Shootings Need to Stop
In 2013, the FBI reported 900 mass killings and shootings since 1996. We hear of some but most go unnoticed and unreported by the news. Since I can remember, such events have been part of our generation. There was the shooting at Colombine High School in 1999. The Aurora, Colorado Theater massacre in July 2012 followed by the Sandy Hook massacre in December 2012. A Tennessee theater was the site of another shooting and, as I write this, another shooting in San Berdandino, California.
It is not the occurrence of the mass shootings or massacres which seem to surprise me but the almost commonplace nature of the events. It seems that our generation has become accepting that these things happen. How many times are we going to see news coverage of people looking and texting frantically to see if their loved ones are alive. The cameras focusing in on the anguish and distress on their faces. How many sheet draped bodies lying on floors and streets can we count? How many small white caskets and flag draped caskets need to be carried into churches before it stops? How much yellow tape do we need to see or memorials with teddy bears, candles, balloons and flowers in remembrance of those lost? How many candlelight vigils must be endured until we finally decide not to be complacent and do something about it.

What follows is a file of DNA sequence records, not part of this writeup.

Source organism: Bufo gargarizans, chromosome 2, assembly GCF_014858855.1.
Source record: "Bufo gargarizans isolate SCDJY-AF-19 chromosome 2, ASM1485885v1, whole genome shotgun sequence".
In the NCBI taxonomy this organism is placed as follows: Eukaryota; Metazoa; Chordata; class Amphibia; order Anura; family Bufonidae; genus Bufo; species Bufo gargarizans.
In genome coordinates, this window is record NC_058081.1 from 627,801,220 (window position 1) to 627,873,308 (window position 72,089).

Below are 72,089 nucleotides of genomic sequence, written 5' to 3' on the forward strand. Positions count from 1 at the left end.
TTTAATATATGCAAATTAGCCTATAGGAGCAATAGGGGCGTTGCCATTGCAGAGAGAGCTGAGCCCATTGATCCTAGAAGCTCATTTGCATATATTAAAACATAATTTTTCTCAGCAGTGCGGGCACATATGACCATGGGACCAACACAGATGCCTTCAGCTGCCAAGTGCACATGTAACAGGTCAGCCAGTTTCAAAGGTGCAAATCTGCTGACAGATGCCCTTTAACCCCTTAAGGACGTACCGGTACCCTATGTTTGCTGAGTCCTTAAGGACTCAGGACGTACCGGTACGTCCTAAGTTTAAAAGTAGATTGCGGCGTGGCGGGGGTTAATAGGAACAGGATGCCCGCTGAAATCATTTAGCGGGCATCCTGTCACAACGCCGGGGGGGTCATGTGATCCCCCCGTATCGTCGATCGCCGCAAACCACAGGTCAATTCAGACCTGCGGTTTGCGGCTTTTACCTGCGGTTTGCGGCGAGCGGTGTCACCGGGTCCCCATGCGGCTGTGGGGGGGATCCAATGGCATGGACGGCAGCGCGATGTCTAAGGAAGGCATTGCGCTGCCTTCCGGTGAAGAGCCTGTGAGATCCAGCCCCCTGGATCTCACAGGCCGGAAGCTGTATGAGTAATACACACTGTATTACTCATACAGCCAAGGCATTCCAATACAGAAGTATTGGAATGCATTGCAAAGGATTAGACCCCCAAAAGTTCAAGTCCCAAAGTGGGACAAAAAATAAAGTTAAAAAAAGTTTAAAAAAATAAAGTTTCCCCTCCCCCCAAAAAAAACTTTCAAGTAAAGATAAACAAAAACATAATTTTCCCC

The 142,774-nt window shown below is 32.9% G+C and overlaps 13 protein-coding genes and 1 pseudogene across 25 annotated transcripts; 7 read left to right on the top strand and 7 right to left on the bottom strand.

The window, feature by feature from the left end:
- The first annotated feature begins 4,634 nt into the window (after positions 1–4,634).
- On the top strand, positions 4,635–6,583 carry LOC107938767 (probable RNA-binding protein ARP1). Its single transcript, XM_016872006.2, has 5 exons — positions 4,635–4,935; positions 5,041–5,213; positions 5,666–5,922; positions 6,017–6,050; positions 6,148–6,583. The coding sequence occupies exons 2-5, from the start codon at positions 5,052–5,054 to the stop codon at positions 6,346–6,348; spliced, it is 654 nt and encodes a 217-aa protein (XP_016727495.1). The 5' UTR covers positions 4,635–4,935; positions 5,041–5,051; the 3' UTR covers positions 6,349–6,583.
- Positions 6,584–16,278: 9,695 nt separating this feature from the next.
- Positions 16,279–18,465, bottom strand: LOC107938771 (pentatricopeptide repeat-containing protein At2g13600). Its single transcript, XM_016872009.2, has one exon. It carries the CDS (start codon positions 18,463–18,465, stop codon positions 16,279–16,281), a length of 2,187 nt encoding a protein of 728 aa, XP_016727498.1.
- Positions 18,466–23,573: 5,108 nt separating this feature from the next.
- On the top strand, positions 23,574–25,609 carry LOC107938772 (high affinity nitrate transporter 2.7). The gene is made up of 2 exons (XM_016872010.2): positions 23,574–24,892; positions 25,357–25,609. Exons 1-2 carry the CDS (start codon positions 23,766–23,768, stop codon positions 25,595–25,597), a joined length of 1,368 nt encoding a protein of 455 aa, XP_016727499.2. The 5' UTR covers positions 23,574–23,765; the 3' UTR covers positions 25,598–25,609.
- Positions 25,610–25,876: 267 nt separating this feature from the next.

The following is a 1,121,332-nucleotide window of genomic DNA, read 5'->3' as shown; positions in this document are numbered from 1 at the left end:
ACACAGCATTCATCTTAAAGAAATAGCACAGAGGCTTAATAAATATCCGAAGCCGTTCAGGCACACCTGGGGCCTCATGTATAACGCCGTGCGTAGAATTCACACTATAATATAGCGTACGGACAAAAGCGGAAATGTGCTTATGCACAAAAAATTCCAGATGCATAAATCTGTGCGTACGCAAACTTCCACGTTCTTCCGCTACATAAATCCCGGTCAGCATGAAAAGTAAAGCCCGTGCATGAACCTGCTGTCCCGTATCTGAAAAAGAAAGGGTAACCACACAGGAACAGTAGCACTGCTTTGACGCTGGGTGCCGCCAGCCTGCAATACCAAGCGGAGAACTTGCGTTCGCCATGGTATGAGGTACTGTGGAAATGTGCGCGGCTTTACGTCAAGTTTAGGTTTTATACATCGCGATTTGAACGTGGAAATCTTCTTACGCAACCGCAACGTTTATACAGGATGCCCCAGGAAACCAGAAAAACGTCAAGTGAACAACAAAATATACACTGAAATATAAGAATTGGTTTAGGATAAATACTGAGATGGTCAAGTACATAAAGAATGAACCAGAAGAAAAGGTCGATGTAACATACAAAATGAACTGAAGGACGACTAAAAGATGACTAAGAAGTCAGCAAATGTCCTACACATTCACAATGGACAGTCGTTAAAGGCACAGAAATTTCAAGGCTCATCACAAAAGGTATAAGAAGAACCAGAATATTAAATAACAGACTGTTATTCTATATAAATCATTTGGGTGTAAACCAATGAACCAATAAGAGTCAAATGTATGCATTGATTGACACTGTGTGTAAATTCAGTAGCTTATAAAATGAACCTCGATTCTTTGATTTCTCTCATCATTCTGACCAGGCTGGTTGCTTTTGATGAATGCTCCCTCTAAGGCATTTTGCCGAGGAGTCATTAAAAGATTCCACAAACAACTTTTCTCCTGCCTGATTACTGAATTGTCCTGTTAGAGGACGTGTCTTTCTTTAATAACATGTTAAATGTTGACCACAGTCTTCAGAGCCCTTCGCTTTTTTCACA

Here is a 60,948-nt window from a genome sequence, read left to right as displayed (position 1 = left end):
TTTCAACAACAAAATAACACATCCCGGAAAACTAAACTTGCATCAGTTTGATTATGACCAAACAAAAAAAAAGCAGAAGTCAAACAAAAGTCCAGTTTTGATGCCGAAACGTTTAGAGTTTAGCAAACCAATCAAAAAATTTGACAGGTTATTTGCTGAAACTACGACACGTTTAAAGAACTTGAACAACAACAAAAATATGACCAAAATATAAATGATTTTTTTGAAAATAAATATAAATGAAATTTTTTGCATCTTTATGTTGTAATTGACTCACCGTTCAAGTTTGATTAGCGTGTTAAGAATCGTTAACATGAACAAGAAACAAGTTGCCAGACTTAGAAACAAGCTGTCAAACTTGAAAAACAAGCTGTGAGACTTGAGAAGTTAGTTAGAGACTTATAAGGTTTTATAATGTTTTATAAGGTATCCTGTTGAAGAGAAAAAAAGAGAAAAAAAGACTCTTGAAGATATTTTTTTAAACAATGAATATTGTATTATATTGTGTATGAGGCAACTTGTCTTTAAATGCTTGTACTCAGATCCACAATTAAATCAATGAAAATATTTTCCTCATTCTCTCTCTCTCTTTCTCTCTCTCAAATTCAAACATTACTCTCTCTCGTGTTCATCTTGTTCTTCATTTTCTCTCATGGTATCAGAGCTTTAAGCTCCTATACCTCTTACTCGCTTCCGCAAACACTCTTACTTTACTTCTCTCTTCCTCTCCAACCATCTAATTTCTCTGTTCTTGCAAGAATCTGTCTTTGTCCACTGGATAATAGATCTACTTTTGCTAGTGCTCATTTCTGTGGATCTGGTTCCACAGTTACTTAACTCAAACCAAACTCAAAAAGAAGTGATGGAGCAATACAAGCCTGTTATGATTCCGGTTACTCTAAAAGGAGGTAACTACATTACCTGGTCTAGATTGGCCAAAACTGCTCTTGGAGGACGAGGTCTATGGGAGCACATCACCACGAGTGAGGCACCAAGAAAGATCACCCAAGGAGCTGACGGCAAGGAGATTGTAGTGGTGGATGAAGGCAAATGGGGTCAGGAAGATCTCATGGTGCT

I am guilty of being complacent, almost accepting that such events are bound to happen. It has been a part of my life. Ok. People snap. Guns get in the wrong hands. But, I need to get involved and act. I get busy in my life and if it does not affect me, then, it is just a passing thought. There are organizations that work tirelessly to combat these problems, calling on government to control guns and pass funding to address mental and emotional problems. And, organizations such as GunFree Kids and Moms Demand Action are examples of people who will not stand idle and watch one more body covered in a sheet die in vain because it is what it is. These organizations need to be applauded. I guess I just want to say thank you for acting, trying to protect me while I think and try to figure things out on the sidelines.